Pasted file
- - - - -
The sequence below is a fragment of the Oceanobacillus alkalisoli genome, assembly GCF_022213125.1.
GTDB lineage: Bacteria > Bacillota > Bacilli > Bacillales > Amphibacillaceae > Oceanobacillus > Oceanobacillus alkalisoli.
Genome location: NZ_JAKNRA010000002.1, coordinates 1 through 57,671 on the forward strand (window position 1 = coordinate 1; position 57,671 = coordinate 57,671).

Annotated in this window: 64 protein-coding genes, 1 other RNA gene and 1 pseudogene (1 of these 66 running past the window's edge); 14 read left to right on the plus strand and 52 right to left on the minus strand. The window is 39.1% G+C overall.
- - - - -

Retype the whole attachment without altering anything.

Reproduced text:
The sequence below is a fragment of the Oceanobacillus alkalisoli genome, assembly GCF_022213125.1.
GTDB lineage: Bacteria > Bacillota > Bacilli > Bacillales > Amphibacillaceae > Oceanobacillus > Oceanobacillus alkalisoli.
Genome location: NZ_JAKNRA010000002.1, coordinates 1 through 57,671 on the forward strand (window position 1 = coordinate 1; position 57,671 = coordinate 57,671).

Annotated in this window: 64 protein-coding genes, 1 other RNA gene and 1 pseudogene (1 of these 66 running past the window's edge); 14 read left to right on the plus strand and 52 right to left on the minus strand. The window is 39.1% G+C overall.